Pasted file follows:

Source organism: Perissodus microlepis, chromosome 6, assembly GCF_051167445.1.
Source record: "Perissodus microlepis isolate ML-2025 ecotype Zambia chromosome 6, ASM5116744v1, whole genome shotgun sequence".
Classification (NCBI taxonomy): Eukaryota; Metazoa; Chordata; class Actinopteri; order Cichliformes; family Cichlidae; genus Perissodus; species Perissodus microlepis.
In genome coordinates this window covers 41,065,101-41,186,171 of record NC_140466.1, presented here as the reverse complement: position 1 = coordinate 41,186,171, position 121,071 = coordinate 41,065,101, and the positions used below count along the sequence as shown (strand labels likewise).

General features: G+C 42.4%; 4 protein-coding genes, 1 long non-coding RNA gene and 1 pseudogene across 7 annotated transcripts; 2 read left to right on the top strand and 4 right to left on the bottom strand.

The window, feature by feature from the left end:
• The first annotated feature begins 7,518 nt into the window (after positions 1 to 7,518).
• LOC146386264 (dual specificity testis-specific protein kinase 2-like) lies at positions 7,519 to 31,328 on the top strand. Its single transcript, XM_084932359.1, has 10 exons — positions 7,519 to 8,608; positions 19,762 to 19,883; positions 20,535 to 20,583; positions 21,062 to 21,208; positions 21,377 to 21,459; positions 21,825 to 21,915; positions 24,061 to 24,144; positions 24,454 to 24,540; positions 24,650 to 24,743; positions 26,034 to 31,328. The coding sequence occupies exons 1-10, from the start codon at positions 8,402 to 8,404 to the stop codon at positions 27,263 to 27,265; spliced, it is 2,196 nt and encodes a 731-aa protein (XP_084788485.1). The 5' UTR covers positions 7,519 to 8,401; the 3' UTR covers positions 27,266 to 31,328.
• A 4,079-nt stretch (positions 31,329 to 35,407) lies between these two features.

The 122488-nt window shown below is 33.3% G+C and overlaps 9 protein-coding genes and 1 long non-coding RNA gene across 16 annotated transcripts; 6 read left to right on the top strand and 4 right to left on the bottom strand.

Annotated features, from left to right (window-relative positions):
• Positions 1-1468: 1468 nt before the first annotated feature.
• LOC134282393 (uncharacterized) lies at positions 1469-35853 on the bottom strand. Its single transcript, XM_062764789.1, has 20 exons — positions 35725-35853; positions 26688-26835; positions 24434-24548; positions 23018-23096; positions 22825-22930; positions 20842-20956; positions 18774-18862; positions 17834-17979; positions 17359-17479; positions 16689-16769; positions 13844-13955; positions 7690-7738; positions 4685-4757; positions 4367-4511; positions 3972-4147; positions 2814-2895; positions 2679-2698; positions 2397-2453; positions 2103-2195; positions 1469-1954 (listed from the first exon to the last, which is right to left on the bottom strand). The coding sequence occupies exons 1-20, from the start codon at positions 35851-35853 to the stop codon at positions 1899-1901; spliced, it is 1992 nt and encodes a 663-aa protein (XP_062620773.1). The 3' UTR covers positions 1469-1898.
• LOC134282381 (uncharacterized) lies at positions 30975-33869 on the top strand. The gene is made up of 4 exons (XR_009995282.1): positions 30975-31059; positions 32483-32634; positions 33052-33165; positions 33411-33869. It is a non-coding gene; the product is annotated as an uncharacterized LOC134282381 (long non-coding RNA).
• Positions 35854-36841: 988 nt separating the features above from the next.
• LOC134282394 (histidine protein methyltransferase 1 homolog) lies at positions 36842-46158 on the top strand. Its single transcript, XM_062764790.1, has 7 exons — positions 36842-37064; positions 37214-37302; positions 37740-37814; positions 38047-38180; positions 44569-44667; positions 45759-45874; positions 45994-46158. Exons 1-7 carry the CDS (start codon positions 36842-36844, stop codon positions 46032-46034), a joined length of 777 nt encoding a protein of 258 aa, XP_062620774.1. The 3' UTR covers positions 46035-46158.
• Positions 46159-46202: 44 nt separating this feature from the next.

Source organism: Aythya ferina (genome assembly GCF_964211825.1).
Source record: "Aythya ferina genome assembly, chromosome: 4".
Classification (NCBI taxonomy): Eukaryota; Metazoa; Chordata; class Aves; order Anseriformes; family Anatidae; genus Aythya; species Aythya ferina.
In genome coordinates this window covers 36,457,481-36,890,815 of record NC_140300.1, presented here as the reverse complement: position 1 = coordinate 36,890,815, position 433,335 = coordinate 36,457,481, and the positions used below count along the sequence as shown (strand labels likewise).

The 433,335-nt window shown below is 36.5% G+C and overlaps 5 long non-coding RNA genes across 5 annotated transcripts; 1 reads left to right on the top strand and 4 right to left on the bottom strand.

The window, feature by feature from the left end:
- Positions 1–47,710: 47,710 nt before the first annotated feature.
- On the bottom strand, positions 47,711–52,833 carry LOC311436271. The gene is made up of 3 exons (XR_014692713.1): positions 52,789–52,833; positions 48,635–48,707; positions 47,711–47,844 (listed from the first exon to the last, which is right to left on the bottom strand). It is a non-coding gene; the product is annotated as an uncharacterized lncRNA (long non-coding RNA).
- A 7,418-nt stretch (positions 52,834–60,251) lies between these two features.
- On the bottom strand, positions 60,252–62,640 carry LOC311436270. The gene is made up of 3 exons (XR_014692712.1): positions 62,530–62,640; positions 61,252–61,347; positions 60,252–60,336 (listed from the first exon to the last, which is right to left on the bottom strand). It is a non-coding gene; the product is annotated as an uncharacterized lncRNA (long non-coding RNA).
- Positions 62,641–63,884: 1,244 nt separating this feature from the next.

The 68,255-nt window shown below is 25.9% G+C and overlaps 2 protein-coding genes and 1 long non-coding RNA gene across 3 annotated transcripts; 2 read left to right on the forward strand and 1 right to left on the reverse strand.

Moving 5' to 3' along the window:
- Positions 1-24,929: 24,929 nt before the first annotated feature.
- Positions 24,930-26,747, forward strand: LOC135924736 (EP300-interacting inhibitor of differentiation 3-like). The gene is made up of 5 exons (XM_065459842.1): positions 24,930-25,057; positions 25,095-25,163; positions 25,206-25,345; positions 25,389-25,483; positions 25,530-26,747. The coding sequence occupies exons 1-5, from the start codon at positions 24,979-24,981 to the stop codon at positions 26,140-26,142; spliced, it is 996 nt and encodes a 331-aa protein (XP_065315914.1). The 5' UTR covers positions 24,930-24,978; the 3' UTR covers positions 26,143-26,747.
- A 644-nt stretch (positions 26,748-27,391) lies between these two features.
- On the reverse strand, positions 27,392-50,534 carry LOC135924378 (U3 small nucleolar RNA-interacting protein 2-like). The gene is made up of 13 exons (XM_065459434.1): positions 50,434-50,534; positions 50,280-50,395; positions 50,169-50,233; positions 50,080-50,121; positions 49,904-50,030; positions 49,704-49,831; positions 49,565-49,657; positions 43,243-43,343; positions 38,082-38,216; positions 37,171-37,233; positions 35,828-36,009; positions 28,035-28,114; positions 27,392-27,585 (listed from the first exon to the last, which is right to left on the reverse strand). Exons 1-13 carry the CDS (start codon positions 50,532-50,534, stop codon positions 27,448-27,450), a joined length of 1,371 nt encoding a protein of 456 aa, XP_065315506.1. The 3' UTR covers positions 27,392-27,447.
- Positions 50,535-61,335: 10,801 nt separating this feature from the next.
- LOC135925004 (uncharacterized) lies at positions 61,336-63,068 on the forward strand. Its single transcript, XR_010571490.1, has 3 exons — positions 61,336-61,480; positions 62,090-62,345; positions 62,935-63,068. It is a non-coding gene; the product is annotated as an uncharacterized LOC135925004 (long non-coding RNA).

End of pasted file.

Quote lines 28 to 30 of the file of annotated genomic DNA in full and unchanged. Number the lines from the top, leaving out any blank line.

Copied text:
- Positions 62,641–63,884: 1,244 nt separating this feature from the next.

The 68,255-nt window shown below is 25.9% G+C and overlaps 2 protein-coding genes and 1 long non-coding RNA gene across 3 annotated transcripts; 2 read left to right on the forward strand and 1 right to left on the reverse strand.

Moving 5' to 3' along the window: